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Lauren Quinlan joins Missouri Ruralist

The Mizzou student brings a passion for writing and agriculture as the College Farmer.

Mindy Ward

September 8, 2021

2 Min Read
Lauren Quinlan
CAREER FOCUS: Lauren Quinlan was named Outstanding Sophomore by the University of Missouri College of Agriculture, Food and Natural Resources. Two years later, she is still pushing to gain every experience from her college career. This year, she joins Missouri Ruralist as the College Farmer columnist. Courtesy of University of Missouri-CAFNR

Lauren Quinlan found her voice through the written word.

“I always loved to write,” the University of Missouri senior explains. “It is the way that I articulate myself.”

Quinlan grew up on a cattle and row crop operation near Mexico, Mo., where the family raises Angus-cross commercial cattle, along with corn and soybeans.

Her background in agriculture and passion for writing, along with a little nudge from her mom, led her to MU’s College of Agriculture, Food and Natural Resources Agricultural Education and Leadership program. Through it, Quinlan found she could take agriculture and communication classes.

With the combination of her upbringing and college coursework, Quinlan hopes to share her passion for the ag industry with others. This year, she has that opportunity as Missouri Ruralist’s College Farmer columnist.

History of the College Farmer

The College Farmer started at the University of Missouri in 1904. At the time, it was a stand-alone publication. In the 1970s, it became a monthly column in the Missouri Ruralist, according to the publication’s records.

Today, Missouri Ruralist’s College Farmer offers budding ag journalists the opportunity to gain experience writing about agriculture issues. Quinlan joins an impressive list of College Farmer alumni such as Emily Unglesbee, staff reporter at DTN; Tessa Chambers, marketing support specialist at AgriGold; Elizabeth Wyss, video/audio specialist at Missouri Farm Bureau; and Will Robinson, reporter at Brownfield Network, to name a few. Like them, Quinlan has her own insight to share on being young and shaping the future of agriculture.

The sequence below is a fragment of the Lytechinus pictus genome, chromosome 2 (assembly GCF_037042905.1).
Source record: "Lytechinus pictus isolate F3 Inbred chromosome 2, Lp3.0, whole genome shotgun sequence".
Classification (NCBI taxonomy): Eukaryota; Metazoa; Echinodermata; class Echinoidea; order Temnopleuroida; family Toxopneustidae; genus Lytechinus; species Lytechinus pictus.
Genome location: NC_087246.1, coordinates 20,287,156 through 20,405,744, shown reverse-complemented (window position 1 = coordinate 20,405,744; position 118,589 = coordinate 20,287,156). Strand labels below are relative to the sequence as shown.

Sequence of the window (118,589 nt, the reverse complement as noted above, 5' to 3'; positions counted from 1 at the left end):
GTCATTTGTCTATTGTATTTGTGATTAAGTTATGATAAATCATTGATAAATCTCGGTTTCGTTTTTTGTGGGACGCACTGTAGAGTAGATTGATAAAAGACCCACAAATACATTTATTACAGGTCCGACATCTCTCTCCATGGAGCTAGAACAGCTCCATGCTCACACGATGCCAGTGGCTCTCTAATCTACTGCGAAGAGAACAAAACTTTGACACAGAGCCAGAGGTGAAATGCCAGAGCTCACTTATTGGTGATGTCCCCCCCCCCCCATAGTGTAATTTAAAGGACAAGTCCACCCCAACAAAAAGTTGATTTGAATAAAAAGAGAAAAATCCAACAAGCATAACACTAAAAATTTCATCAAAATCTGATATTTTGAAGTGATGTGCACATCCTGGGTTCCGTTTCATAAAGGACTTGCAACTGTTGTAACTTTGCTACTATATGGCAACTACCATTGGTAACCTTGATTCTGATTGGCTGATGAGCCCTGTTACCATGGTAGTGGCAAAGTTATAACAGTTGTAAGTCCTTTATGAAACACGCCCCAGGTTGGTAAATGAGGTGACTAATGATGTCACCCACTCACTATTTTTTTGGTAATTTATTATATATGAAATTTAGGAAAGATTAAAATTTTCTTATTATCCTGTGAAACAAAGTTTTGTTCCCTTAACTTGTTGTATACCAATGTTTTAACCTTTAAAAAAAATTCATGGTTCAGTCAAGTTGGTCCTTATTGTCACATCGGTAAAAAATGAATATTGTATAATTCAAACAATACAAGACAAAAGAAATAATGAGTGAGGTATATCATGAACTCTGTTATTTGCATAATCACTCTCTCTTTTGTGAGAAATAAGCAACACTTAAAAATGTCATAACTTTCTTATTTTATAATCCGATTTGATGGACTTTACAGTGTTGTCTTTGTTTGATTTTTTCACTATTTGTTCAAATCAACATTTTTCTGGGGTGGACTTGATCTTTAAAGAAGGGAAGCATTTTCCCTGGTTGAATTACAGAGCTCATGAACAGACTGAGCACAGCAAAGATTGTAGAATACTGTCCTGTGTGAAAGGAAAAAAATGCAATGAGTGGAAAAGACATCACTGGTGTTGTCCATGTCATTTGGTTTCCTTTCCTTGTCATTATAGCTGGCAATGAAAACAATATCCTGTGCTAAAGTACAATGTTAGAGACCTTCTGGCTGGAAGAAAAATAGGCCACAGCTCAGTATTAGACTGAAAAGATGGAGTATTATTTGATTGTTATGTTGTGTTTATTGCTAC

Active in ag, college

Quinlan is a senior at MU, majoring in agricultural education and leadership, along with working toward a minor in agribusiness management and a certificate in floral artistry and management. She is a member of Sigma Alpha-Alpha Chi Professional Agricultural Sorority, along with Agricultural Communicators and Leaders of Tomorrow.

Quinlan recently completed an internship with MFA Inc. as a communications apprentice. There, she contributed to feature stories and social media posts, shot photos, and produced video. Quinlan currently works as a student assistant in agriculture business and policy extension at Mizzou, where she works to boost MU Extension’s presence online.

While she admits to still narrowing her future career path, it will involve agriculture and writing. “I’m trying to figure out where exactly I want them to take me, but I know I want them both because they are a really big part of who I am, and I want that to shine through,” she says.

Look for Quinlan’s College Farmer column in the upcoming issues of Missouri Ruralist, both online and in print.

Read more about:

Young Farmer

About the Author(s)

Mindy Ward

Editor, Missouri Ruralist

Mindy resides on a small farm just outside of Holstein, Mo, about 80 miles southwest of St. Louis.

After graduating from the University of Missouri-Columbia with a bachelor’s degree in agricultural journalism, she worked briefly at a public relations firm in Kansas City. Her husband’s career led the couple north to Minnesota.

There, she reported on large-scale production of corn, soybeans, sugar beets, and dairy, as well as, biofuels for The Land. After 10 years, the couple returned to Missouri and she began covering agriculture in the Show-Me State.

“In all my 15 years of writing about agriculture, I have found some of the most progressive thinkers are farmers,” she says. “They are constantly searching for ways to do more with less, improve their land and leave their legacy to the next generation.”

Mindy and her husband, Stacy, together with their daughters, Elisa and Cassidy, operate Showtime Farms in southern Warren County. The family spends a great deal of time caring for and showing Dorset, Oxford and crossbred sheep.

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